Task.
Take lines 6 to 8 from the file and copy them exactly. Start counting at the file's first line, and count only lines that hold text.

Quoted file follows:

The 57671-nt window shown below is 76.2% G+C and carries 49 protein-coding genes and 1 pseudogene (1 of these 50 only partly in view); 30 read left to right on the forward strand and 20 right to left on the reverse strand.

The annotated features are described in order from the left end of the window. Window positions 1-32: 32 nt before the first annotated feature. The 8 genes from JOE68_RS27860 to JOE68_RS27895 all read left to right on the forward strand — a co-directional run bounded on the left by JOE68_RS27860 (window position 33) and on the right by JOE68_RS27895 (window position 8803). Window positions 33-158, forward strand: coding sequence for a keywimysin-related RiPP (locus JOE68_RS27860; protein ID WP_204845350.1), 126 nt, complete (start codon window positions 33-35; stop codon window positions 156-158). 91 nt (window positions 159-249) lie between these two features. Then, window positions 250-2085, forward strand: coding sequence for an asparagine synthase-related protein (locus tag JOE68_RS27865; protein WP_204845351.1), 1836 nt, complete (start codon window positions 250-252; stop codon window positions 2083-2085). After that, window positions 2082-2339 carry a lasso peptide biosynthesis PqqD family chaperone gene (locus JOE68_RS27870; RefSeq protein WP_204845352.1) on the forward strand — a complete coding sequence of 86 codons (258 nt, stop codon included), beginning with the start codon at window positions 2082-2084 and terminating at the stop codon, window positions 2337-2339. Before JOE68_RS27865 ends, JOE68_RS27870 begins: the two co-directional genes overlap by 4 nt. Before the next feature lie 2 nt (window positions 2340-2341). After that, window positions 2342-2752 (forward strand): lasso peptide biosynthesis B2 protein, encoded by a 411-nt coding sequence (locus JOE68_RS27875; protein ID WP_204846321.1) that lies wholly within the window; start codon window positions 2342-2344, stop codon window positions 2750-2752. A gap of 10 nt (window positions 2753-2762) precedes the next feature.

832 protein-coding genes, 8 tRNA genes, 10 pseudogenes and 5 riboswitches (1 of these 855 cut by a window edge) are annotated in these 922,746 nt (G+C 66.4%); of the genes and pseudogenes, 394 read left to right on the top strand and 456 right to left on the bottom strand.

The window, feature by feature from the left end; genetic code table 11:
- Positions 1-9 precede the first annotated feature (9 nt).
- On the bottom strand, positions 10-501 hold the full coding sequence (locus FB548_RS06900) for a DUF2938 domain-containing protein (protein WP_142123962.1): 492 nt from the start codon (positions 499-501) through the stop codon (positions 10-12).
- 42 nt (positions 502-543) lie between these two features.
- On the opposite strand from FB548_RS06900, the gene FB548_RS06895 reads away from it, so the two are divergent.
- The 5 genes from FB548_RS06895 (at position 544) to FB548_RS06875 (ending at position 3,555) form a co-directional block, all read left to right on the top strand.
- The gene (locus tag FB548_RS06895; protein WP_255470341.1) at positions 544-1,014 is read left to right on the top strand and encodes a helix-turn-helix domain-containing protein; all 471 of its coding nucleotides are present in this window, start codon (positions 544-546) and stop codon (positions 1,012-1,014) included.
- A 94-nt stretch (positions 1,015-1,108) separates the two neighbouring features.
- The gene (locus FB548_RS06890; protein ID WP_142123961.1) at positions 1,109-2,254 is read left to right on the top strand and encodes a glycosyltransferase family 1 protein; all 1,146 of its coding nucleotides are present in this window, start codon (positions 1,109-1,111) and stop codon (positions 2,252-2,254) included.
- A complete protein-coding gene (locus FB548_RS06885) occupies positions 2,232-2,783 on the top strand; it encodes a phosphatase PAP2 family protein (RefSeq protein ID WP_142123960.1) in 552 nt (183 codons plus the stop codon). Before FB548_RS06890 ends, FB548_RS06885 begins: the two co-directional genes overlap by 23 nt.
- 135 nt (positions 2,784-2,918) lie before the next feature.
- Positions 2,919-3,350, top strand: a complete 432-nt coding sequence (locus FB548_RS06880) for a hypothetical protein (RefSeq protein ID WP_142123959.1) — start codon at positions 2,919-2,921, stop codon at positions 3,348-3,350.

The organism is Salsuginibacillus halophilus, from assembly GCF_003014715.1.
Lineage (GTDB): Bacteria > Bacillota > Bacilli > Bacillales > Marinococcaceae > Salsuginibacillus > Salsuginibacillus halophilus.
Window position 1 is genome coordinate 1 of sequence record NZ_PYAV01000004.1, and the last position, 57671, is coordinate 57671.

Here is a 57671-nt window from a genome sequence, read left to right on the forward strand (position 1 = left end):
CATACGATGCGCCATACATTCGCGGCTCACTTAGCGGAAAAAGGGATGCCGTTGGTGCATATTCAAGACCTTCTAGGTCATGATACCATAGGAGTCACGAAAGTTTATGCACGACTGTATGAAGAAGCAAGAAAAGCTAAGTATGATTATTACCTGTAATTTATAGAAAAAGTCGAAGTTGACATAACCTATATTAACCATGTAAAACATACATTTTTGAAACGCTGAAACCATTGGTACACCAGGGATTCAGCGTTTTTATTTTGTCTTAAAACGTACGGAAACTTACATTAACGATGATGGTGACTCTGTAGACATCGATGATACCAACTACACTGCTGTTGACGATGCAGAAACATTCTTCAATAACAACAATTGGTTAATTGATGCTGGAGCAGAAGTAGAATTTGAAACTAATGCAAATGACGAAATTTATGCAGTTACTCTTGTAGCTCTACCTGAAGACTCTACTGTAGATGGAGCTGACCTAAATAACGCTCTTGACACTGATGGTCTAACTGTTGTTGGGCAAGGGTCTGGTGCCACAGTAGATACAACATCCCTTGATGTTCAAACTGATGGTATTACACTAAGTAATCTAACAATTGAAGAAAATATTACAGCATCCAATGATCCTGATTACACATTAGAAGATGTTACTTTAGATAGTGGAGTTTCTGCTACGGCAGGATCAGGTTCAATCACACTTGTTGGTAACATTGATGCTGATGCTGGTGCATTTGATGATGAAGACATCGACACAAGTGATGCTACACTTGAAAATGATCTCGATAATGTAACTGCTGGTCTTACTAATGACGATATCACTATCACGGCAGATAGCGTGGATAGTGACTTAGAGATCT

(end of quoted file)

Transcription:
- On the bottom strand, positions 10-501 hold the full coding sequence (locus FB548_RS06900) for a DUF2938 domain-containing protein (protein WP_142123962.1): 492 nt from the start codon (positions 499-501) through the stop codon (positions 10-12).
- 42 nt (positions 502-543) lie between these two features.
- On the opposite strand from FB548_RS06900, the gene FB548_RS06895 reads away from it, so the two are divergent.